Project Based Learning and College Prep

Everyone knows that getting into college is competitive, so it is no wonder that parents can be skeptical about sending their kids to a school that uses teaching methods that skew away from the mainstream. 

But colleges are not as quick to turn their heads at alternative education as one might think. Many students thrive at project based high schools, and colleges want students who thrive. 

The proof is in the results. One project based learning school in San Diego boasts a 99 percent matriculation into higher education, and that is without a conventional AP curriculum or traditional testing.

If you are concerned about what a project based learning high school would mean for your child's college process, there are many reasons why it might actually be in your child's best interest, both for getting into college and transitioning into adulthood. 

There are several ways a project-based learning high school can help your child with the college-application process: 

  • Now more than ever, colleges seek diversity of all kinds. Part of that comes from gathering a student body from various racial and socio-economic backgrounds, but diverse educational backgrounds are also crucial. Students taught in non-traditional methods bring a fresh perspective. 
  • High school students today use memorization as their go-to technique for getting the best grades. When conventional testing is out of the picture, memorization is not even an option. Project based learning students learn to be thinkers and problem solvers, and it shows when it comes time to submit personal essays and maintain discussions in interviews.  
  • Small classrooms allow students to get noticed when college representatives visit. Many project based learning schools develop strong relationships with colleges and are able to show their students in the best light. 

Beyond getting into college, the project based learning system is about preparing students for adulthood: 

  • Students are taught to value their own learning process. The conventional division between AP students and non-AP students sends a "they're smarter" message, and each group is isolated from the other. Project based learning is about finding the best way each student learns, and encouraging students to learn from each other.
  • In many cases, honor students are in the same classes as non-honor students. Isolation and competition evaporates. As in the real world, students work at different rates and on different projects, but everyone shares a space and discusses ideas.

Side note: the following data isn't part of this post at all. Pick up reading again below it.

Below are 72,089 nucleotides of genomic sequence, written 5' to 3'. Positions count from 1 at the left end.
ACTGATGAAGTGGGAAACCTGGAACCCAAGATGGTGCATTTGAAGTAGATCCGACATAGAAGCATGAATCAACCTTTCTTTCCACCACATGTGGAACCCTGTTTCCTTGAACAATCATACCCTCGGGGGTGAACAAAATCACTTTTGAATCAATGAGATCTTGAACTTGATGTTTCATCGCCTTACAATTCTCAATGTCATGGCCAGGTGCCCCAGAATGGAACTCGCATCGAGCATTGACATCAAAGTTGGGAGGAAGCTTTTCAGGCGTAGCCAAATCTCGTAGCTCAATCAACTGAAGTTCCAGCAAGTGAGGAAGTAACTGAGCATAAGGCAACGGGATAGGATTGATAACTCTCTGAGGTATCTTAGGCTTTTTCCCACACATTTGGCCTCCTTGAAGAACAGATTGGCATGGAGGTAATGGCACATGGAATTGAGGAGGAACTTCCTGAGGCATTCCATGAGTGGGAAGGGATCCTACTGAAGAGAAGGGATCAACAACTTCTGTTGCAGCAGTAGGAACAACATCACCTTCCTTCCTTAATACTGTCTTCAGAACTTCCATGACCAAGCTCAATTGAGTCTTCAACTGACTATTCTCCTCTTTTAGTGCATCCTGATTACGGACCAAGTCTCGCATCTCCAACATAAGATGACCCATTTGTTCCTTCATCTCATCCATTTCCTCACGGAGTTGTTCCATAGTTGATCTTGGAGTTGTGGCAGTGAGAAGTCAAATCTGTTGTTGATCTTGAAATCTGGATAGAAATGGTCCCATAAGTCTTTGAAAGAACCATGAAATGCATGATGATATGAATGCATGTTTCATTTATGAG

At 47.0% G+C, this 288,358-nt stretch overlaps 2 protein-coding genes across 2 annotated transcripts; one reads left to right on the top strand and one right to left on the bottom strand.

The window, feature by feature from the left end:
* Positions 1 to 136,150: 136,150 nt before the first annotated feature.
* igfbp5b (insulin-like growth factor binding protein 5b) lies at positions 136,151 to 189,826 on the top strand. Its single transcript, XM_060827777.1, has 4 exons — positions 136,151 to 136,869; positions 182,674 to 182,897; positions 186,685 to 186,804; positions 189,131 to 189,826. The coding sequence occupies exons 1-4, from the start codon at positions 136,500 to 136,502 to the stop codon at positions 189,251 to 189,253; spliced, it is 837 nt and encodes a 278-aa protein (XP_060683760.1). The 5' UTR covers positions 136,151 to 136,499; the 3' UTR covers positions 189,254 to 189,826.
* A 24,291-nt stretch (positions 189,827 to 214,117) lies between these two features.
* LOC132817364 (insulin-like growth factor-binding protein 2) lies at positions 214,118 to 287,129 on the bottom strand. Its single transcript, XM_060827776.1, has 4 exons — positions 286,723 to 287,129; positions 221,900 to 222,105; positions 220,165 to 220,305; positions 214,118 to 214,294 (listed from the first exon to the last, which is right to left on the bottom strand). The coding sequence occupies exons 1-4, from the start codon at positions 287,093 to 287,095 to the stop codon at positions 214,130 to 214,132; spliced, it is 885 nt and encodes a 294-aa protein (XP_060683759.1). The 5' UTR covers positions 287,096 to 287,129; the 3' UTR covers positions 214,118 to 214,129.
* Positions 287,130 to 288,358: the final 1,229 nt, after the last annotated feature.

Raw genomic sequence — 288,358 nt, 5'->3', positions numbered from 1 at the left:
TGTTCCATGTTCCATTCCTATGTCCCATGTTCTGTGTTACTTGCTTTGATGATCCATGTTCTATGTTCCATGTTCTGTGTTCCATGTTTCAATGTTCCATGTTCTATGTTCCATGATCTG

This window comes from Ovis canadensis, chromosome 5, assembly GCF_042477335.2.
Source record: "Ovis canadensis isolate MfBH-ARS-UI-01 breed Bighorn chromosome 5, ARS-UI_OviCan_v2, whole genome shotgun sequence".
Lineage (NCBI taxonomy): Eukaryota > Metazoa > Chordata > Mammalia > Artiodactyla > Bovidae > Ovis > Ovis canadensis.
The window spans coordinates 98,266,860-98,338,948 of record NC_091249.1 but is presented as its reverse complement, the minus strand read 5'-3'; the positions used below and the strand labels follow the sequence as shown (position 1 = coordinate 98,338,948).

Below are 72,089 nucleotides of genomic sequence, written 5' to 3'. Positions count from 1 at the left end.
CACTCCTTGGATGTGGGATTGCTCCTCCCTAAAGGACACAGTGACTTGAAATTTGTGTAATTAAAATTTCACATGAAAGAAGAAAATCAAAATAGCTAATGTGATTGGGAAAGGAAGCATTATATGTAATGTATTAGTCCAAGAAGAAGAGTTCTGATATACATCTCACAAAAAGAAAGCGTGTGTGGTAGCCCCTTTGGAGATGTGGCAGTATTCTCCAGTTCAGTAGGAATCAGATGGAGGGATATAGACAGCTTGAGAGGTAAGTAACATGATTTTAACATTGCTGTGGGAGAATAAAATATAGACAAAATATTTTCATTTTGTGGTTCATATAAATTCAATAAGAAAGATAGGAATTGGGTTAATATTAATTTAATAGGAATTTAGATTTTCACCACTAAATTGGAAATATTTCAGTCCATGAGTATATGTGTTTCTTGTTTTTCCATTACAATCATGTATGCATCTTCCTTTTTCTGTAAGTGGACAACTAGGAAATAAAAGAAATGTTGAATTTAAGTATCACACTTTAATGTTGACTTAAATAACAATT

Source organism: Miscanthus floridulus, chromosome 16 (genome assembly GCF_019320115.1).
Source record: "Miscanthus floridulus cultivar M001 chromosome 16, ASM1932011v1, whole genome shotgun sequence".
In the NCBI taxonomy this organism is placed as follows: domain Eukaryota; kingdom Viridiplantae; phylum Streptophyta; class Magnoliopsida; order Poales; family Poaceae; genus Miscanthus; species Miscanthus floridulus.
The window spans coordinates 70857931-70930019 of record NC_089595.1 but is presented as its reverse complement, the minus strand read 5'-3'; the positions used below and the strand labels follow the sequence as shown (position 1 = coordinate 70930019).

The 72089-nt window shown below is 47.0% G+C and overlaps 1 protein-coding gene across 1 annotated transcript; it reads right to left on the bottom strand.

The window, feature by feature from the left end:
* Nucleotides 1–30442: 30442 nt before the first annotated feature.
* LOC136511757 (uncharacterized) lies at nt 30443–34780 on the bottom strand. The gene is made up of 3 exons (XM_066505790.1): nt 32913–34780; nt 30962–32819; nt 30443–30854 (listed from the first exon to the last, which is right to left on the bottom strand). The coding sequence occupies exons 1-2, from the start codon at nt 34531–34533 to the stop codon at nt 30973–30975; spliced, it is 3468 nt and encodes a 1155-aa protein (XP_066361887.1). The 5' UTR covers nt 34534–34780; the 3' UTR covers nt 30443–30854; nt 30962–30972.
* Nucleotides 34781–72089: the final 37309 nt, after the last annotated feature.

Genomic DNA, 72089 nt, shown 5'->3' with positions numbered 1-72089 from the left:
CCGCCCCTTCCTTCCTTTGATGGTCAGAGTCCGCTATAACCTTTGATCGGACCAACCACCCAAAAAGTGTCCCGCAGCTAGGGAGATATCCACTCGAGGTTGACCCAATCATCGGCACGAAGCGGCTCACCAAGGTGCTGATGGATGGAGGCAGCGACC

• Because students are expected to present their work, there is a real pressure to go about their work with care. Students ask themselves if they are truly doing their best work. They have room to discover which aspects of the project they love and which aspects they find tedious. In other words, they begin to learn what they are passionate about. 
  • Students are expected to have a strong command of their content when presenting to their peers. This means that they are constantly internalizing ideas and forming perspectives that will guide them through adulthood.

Project based learning high schools stay grounded in a world obsessed with results and numbers, while maintaining focus on the college process. It is a tough balance to strike, but well worth it. The project based learning system is about the big picture: "The traditional learning environment prepares kids for the first year of college. The [project based learning] experience prepares students for the last years of college and beyond."

Ultimately, the goal is to send your child to the school that is best for his or her learning style and personal growth. If project based learning is the best fit for you student, then there is no need to worry about what it means for getting into college. 

Comments
Try to use a testimonial with specific claims about your organization, services, or products. Make sure it's a real quote that sounds real. Here are a few tips on writing great testimonials.
Eric Johnson
Director, Client Services
Try to use a testimonial with specific claims about your organization, services, or products. Make sure it's a real quote that sounds real. Here are a few tips on writing great testimonials.
Eric Johnson
Director, Client Services
Try to use a testimonial with specific claims about your organization, services, or products. Make sure it's a real quote that sounds real. Here are a few tips on writing great testimonials.
Eric Johnson
Director, Client Services

Most Popular Posts

Get Free Widget